The chances of Nintendo fixing Joy-Con drift with new Switch are slim to none

The company has been characteristically tight-lipped about any sort of solution with the 'upgraded' console.

Nintendo’s forthcoming follow-up to the Switch is a minor upgrade. It is not a Switch Pro by any stretch of the imagination, and longtime Nintendo fans are mighty disappointed about it. Some of the most-requested features for a new Switch console, including the ability to play titles in 4K, have been scrapped in favor of a slightly larger OLED screen and… a wired internet port.

But if there’s any one feature that current Switch owners have been anxiously awaiting since the console’s release in 2017, it’s replacement controllers that actually work. The analog sticks on the Switch’s Joy-Con controllers have a long and tired history of drifting — a history Nintendo steadfastly refuses to acknowledge.

That’s almost certainly not changing with the OLED Switch. In its announcement of the “upgraded” (quotes for sarcasm) console, Nintendo mentioned that the Joy-Cons included with the new Switch are “the same as the controllers currently available.” That doesn’t exactly inspire confidence.

And it only gets worse from there. Any reporters who have asked Nintendo about the OLED Switch’s Joy-Cons have been met with a whole lot of dodging.

Nintendo won’t say yes (or no) — When Nintendo dropped its announcement trailer for the OLED Switch last week, it left out some conspicuous details. No mention was made of the new Switch’s processing power, for example; same goes for info about the controllers and the console’s output quality.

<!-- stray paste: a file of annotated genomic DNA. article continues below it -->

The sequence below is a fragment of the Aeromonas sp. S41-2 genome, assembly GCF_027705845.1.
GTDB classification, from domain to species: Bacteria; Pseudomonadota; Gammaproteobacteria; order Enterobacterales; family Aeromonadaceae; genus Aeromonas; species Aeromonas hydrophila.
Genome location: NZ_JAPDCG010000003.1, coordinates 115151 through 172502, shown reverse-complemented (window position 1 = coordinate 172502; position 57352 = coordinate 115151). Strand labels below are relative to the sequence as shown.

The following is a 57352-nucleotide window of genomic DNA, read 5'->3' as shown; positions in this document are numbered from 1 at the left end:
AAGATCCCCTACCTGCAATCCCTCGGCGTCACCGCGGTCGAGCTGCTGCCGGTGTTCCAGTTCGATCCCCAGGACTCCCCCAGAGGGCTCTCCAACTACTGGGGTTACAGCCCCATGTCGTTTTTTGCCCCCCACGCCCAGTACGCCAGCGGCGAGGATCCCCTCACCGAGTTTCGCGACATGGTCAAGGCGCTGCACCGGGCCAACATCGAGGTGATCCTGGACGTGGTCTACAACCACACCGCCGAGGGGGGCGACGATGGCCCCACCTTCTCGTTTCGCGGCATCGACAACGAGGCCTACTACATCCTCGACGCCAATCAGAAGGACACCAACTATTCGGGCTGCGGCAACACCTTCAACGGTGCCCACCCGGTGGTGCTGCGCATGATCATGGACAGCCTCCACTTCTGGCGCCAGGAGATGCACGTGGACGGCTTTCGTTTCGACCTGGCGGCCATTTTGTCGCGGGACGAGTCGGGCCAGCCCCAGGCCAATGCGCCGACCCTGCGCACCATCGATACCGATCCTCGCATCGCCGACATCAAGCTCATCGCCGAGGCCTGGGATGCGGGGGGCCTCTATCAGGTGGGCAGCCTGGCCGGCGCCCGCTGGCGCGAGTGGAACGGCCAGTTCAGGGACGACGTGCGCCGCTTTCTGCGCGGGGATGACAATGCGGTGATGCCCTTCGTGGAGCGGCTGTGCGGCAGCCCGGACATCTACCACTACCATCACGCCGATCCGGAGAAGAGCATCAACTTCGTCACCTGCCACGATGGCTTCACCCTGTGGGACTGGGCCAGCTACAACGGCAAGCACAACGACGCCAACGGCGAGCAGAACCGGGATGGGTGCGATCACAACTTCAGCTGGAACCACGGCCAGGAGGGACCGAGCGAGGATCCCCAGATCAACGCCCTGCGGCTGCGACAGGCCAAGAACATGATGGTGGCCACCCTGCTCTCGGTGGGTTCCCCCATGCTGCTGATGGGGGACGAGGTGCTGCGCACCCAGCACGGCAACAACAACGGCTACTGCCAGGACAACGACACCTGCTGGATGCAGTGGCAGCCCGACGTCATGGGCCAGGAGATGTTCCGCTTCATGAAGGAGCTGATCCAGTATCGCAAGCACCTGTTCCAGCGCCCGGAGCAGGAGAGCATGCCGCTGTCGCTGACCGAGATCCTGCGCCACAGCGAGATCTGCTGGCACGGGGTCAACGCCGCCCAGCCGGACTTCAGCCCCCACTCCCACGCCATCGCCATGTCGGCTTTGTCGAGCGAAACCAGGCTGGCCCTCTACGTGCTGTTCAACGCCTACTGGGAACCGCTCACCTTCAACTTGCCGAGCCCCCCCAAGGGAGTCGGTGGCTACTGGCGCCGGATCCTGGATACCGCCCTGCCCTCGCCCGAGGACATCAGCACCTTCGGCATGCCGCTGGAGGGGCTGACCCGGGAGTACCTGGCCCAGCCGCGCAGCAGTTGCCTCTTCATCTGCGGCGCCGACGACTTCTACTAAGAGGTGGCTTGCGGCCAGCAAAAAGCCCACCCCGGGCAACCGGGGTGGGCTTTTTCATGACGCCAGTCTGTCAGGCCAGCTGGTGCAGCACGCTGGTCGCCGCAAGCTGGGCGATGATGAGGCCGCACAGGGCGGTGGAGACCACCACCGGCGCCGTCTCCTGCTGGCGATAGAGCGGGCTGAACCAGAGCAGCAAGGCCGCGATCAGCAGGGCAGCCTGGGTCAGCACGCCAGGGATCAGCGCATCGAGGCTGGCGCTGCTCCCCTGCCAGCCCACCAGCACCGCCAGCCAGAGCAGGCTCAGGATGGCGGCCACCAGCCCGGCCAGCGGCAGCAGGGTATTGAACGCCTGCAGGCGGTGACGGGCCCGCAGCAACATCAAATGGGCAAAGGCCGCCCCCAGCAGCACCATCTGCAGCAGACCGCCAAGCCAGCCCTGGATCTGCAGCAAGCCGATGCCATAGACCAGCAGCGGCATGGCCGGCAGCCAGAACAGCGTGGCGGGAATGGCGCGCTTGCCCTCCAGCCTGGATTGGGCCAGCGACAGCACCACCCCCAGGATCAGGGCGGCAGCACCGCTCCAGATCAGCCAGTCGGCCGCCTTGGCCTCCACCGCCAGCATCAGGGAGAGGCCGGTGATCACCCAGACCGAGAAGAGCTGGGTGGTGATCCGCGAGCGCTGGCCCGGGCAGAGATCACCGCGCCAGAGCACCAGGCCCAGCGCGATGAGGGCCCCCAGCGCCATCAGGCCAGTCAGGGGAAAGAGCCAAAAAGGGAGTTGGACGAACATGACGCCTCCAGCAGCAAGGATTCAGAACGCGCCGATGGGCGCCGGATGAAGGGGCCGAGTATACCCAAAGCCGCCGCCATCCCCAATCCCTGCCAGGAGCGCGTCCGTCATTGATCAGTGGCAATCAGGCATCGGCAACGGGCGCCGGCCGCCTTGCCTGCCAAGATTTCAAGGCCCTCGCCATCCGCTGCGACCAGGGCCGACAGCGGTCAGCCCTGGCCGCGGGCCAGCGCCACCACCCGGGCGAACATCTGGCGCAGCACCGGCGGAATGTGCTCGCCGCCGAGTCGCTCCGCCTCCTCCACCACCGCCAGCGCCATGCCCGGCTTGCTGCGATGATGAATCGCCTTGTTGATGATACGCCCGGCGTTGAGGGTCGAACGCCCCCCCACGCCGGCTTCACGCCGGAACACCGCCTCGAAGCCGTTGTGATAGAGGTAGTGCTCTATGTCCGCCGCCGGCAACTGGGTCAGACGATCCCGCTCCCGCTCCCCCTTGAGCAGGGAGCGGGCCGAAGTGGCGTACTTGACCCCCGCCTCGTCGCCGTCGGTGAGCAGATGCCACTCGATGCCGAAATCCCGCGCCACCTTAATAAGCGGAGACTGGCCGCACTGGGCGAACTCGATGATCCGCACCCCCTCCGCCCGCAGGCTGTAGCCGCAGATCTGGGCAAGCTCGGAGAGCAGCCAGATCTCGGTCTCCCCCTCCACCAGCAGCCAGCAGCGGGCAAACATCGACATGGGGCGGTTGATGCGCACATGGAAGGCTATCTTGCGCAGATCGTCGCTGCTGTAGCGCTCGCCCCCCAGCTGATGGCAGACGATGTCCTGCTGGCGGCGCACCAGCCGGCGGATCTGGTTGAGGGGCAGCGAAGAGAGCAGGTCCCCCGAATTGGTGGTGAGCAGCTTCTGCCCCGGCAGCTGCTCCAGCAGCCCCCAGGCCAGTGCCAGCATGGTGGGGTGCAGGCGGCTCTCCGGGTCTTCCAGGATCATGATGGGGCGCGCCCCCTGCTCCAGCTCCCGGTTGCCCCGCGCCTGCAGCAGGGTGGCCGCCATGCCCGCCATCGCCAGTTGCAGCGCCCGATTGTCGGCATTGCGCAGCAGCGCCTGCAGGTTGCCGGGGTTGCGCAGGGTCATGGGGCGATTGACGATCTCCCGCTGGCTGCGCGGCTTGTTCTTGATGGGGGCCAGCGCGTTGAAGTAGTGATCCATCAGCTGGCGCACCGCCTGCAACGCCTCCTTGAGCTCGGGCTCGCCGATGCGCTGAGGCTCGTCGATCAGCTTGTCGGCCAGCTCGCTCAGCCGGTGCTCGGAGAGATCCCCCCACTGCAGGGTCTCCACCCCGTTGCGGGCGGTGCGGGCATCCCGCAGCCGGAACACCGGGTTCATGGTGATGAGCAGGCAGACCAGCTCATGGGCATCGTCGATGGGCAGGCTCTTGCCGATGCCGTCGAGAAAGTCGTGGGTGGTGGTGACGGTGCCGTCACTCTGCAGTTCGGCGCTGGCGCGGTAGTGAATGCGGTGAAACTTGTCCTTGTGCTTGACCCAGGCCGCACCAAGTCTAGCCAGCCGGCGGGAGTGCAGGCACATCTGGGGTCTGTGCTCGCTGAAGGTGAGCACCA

So it was up to fans and journalists to put in the foot work to find out these pertinent details. Several prominent outlets, including the likes of The Verge, Wired, and Polygon, reached out to Nintendo directly about the OLED Switch’s controller situation. The company’s tepid, guarded response — which it sent to everyone who asked — speaks loud and clear.

“Joy-Con configuration and functionality did not change with the Nintendo Switch (OLED model),” the company said. Which doesn’t answer the question even a little bit. If anything, it confirms Nintendo will be sticking to the status quo with this one — and, therefore, brushing off Joy-Con drift until every last one of the controllers is in a landfill.

Same old story — Joy-Con drift has been an issue since the dawn of (the Switch’s) time. That’s how it feels, at least; controller issues have been a problem for the Switch since just after the console made its way into our homes. The only recourse Nintendo has taken since the Switch’s initial release in 2017 is to reduce the price of a Joy-Con down from $50 to $40. So now it’s slightly more affordable to buy new controllers when yours seem possessed.

And so, with the release of the Switch (OLED edition), Nintendo continues to do what it does best: rake in the big bucks and hope fans don’t make too much of a fuss when their controllers go on the fritz. We’ll definitely keep complaining about it — but there’s also no chance a faulty joystick or two will stop us from buying up all the new hits coming to the Switch this year.